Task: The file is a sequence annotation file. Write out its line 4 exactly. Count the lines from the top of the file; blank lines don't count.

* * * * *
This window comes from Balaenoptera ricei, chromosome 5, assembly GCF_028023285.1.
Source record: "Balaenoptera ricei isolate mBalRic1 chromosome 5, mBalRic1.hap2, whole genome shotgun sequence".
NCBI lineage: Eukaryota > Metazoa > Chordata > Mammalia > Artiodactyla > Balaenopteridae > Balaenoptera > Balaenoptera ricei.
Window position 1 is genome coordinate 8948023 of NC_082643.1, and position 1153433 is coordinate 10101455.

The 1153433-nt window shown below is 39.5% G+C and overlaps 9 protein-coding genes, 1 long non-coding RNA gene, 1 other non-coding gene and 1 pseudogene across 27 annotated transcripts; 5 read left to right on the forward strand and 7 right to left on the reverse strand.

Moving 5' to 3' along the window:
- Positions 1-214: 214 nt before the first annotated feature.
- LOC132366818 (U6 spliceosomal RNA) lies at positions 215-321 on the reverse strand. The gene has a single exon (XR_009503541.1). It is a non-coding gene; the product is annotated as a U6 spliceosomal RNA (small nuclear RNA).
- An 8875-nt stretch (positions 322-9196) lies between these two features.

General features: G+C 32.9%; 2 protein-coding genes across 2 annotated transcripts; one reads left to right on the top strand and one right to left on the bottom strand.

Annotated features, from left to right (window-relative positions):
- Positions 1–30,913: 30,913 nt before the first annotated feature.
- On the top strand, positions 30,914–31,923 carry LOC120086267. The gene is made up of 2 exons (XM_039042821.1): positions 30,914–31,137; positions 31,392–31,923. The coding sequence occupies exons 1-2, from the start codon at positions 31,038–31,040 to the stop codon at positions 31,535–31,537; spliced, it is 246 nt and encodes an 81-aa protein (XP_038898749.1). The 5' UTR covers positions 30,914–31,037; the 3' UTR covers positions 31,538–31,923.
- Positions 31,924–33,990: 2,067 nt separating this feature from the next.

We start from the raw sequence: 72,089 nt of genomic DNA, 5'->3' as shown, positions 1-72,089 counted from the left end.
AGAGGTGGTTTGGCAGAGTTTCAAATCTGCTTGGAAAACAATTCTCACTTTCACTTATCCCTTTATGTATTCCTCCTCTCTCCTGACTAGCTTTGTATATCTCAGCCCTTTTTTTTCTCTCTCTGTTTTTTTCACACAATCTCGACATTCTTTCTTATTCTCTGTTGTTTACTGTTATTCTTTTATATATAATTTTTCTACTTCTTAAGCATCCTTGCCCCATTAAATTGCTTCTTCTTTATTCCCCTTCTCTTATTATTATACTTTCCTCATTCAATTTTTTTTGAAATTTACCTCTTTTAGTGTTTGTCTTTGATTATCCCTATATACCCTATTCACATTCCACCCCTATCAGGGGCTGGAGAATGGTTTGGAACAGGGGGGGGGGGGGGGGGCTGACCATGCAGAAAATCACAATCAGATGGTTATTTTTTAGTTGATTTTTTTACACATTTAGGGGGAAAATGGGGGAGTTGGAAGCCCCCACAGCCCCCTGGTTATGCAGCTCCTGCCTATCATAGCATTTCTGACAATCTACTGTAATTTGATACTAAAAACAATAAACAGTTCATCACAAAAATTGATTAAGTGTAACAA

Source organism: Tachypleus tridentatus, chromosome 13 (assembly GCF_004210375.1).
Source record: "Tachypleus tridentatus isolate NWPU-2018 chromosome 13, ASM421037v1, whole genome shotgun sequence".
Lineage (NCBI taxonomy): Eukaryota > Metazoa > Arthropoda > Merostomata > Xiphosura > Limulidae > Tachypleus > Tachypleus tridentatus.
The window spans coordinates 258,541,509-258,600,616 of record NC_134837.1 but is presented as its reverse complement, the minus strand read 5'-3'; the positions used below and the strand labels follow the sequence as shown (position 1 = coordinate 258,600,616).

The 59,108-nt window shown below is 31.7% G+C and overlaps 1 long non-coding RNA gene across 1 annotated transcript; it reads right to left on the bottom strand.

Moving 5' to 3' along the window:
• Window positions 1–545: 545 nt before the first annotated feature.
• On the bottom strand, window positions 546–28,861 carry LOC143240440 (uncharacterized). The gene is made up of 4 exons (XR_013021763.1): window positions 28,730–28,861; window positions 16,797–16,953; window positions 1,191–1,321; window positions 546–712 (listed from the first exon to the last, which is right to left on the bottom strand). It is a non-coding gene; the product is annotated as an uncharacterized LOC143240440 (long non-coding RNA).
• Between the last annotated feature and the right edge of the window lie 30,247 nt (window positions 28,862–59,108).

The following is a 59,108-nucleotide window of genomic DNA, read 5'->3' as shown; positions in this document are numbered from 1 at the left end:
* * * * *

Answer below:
Window position 1 is genome coordinate 8948023 of NC_082643.1, and position 1153433 is coordinate 10101455.